A Chowder is a satisfying thick fish soup that is said to have taken it’s name from the large, French, three-legged iron cooking pot known as a “chaudiere”. The term is generally applied, here in Ireland, to the classical thick & creamy dish, but the actual Chowder can vary enormously.
There are many styles of making Chowder from the French brasserie style, the traditional cream-based one (which is internationally known as a New England style) to the tomato-based Manhattan style and many other regional variations in between! In truth, this now international fish dish is totally unpretentious and is flexible in it’s use of ingredients. There are no fast rules!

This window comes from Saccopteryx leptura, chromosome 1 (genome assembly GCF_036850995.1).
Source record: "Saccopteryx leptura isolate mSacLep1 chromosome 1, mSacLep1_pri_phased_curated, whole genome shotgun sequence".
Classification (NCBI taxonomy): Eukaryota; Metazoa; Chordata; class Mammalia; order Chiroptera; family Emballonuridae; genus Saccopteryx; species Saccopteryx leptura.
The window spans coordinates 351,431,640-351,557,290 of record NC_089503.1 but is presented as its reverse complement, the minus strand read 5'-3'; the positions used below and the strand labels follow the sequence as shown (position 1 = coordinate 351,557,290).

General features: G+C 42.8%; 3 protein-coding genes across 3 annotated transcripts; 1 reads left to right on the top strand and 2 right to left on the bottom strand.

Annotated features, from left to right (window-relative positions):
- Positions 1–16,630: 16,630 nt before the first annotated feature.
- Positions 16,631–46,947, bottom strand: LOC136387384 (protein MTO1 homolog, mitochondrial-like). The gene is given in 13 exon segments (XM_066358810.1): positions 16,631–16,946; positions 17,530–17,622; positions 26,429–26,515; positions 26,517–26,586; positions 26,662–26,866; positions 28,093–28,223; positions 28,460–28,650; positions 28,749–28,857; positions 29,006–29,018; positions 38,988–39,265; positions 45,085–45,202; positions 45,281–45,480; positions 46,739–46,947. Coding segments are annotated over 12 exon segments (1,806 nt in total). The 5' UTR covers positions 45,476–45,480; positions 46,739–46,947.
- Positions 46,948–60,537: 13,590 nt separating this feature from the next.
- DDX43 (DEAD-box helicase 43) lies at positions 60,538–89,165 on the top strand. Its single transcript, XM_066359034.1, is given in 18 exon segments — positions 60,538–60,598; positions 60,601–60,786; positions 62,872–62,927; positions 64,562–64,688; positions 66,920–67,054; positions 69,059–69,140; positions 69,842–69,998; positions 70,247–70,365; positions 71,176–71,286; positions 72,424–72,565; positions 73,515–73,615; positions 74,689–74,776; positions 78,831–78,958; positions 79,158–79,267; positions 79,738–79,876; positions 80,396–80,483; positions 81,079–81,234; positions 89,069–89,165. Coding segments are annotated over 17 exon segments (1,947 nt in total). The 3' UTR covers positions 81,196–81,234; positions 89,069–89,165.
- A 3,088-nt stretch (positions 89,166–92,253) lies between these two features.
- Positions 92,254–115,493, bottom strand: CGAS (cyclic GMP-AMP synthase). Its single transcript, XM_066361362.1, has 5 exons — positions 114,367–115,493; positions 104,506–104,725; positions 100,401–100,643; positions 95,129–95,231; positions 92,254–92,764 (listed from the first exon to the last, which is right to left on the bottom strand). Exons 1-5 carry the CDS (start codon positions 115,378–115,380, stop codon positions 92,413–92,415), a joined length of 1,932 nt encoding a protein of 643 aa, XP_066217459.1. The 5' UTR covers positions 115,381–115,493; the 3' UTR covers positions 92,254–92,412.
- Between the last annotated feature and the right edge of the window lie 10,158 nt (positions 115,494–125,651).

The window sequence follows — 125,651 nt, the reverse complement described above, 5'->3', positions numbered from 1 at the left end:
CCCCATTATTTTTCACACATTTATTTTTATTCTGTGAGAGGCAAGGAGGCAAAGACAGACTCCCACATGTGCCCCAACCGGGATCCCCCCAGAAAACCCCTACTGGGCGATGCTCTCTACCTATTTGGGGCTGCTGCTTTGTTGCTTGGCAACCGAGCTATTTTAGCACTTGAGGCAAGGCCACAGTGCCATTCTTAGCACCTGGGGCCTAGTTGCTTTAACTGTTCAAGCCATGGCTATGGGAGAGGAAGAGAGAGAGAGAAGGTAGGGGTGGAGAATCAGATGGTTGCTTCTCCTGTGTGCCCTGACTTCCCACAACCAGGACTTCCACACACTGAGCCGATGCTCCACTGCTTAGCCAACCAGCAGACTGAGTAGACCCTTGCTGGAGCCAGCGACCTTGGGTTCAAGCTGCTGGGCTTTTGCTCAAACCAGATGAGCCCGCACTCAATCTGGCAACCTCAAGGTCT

|The three-legged iron cooking pot known as a “Chaudiere”|
I found this poem by ‘Author Unknown’ in an old book and wanted to share it…
This recipe’s method, as far as I can deduce from the poem, goes something like this:
1. Fry off some bacon till crispy. Remove and leave aside.
2. In the bacon fat, brown off some chunky-cut potatoes and sliced onions.
3. Season with pepper, salt & mace. (that bit was easy!)
4. Cut open some bread rolls into pieces and add to the pot. Cover with cream or milk.
5. Add your fish, cut in bite-size, and the crispy bacon strips.
6. Sprinkle in a generous amount of cayenne pepper and cook until the potato is soft.
|This says 1834 but the recipe most certainly dates from before that!|
I’m going to have to just try this out because it really does sound quite delicious!
Don’t forget to Feed the Fish at the bottom of this Post!